Posted on: October 24, 2019 | Written By: Doug Oster |
The soft plumes of tall, ornamental grass sway in the breeze in the Sensory Garden at Pioneer Education Center in the Brookline neighborhood of Pittsburgh. The school was designed and built as a special education center. Many of the students here are medically fragile or have multiple disabilities. A young boy being pushed in a wheelchair reaches out and drags his hand across the grass, which brings a smile to his face.
It’s one of three ADA accessible gardens created by the Western Pennsylvania Conservancy. Work for the garden at Pioneer started with a grant from the Grable Foundation, which funded the greening of all of the Pittsburgh Public Schools at the time. Each school had its own ideas, needs and individual issues for their landscape.
“We came to Pioneer and quickly realized it was a special situation with the unique students they have,” says Art DeMeo, director of community greenspace services for the conservancy’s community gardens and greenspace program.
DeMeo and his team worked with Marshall Tyler and Rausch, a prestigious landscape architect firm, to come up with the garden’s design. It was the start of the WPC really examining accessibility in their gardens overall. The garden uses special planters and benches, and it even includes swings that can be used by students in wheelchairs.
The vine tunnel is covered in green foliage; fuzzy lamb’s ears are planted throughout the garden. A rock fountain, which bubbles with water from the center, is a big hit as it’s situated within reach of the students to feel the running water. There are metal drums students can play made of recycled propane containers. A long solid path around the perimeter is used for walking, biking and wheelchairs.
“We tried to think of everything that would make a well-rounded experience for the kids,” DeMeo adds.
The other two gardens in the city were added to existing community gardens. One is in Homewood, and it was funded by RAD, the city of Pittsburgh and the Delta Sigma Theta sorority. The other is in Shadyside, funded by RAD and UPMC.
The planters in those gardens are also specially designed for accessibility and constructed out of all-natural materials.
“It’s just amazing to watch those kids get their hands dirty,” DeMeo says with a smile.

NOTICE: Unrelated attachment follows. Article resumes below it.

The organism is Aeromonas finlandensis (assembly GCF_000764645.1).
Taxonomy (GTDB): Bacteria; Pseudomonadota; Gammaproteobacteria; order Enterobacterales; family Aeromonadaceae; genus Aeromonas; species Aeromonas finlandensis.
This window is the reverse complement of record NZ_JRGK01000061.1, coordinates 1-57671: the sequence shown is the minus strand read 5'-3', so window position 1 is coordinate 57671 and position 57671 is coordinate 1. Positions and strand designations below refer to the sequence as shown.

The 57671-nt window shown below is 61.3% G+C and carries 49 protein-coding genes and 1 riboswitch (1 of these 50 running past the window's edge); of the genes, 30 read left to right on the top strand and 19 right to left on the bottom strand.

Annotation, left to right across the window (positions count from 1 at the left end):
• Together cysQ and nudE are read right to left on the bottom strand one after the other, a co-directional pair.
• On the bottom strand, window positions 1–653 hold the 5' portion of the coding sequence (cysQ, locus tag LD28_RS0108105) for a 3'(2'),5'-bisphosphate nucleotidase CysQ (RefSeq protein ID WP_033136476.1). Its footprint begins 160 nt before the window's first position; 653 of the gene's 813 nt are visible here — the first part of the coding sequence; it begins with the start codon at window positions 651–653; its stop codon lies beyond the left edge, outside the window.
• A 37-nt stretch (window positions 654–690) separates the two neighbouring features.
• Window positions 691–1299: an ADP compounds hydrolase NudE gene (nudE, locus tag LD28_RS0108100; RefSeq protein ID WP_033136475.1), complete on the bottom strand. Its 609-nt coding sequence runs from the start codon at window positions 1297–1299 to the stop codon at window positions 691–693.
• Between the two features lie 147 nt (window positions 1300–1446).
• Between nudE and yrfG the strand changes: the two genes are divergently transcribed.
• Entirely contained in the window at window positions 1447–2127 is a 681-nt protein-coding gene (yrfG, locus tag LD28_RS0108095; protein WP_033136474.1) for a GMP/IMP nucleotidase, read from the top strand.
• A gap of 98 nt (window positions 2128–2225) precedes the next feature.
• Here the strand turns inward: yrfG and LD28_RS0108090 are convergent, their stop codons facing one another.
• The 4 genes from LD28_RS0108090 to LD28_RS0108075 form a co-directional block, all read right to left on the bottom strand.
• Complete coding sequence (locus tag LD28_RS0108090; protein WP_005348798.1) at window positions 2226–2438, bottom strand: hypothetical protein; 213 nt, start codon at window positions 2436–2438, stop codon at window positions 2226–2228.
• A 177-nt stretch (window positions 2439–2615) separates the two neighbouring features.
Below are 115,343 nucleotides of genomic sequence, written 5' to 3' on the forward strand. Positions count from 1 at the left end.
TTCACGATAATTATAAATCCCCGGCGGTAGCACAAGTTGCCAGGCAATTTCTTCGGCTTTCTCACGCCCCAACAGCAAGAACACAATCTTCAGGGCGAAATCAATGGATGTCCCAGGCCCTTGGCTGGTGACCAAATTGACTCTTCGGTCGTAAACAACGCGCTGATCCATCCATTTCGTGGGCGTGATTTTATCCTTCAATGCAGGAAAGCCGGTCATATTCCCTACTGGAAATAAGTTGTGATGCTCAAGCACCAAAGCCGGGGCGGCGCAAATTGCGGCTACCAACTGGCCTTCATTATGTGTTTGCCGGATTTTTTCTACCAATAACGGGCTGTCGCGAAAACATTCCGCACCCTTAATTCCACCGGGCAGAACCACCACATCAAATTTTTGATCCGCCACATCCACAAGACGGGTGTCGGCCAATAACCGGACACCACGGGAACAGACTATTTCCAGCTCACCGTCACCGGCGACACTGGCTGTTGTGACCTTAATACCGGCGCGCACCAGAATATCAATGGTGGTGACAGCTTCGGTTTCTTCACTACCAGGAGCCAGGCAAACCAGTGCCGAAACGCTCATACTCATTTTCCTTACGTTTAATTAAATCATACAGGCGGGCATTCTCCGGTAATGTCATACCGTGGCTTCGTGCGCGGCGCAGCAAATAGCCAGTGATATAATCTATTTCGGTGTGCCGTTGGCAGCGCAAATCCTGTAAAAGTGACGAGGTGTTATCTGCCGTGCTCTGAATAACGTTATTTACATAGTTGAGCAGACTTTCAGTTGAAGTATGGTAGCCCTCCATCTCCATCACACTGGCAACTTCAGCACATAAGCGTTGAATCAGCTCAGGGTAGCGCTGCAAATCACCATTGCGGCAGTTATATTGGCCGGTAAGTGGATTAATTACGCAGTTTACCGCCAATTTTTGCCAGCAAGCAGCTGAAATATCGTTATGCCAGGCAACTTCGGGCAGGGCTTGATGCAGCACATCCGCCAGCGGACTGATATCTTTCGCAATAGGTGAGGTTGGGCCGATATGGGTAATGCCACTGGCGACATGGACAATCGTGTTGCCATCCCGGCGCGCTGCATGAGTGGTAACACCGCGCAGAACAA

WPC trucks are now also loaded with special gardening tools that allow any disabled gardeners to participate in gardening activities. DeMeo is working on expanding the program to add more ADA accessible gardens throughout the region.
David Lott, Pioneer’s principal, is all smiles as he talks about how important the Sensory Garden is for the campus.
“The garden is something special for the students,” he says. “Everything has been designed to stimulate or relax students based on their individual needs. It allows them to experience nature.”
He enjoys the fact that many of his students will often look out the window at the garden, chomping at the bit to enjoy the outdoor space. He explains why the garden is special for the students.
“Getting a chance to have the kids come out here, see them interact with nature and give them a chance to just be kids,” Lott says.
The staff at the school enjoys the garden, too, often eating lunch in the landscape. When asked what is the most important aspect of the garden, he pauses and says, “The openness, we forget that our students don’t have all the unique opportunities other kids have. What kid doesn’t like going outside and enjoying nature?”
Suzanne Ambrose is the activities of daily living teacher at the school and begins the season by starting seeds indoors with her students. Today she’s picking peppers with the help of students Cody Clegg and Jordan Comans. Many of her students can’t eat the culinary treats harvested from the garden, but there are other ways to enjoy the plants. Ambrose works her way over to another raised planter, picking different aromatic herbs and letting the students smell and identify them.
This year they grew cherry tomatoes, peppers, herbs and more.
“The fun part for me,” she says smiling, “is to be with them while they enjoy this area. I get to watch them experience and learn, hands on. They get to pick the cherry tomatoes and pop them right in their mouth.”
Many students don’t have access to a garden where they live, and that’s why Ambrose believes the garden is so significant.
“Every kid should have an outdoor living space,” she says. “Every kid should have the opportunity to see the trees turn colors, to grow vegetables; it’s a major part of life.”
Doug Oster is editor of Everybody Gardens, a website operated by 535Media, LLC. Reach him at 412-965-3278 or email@example.com. See other stories, videos, blogs, tips and more at everybodygardens.com.
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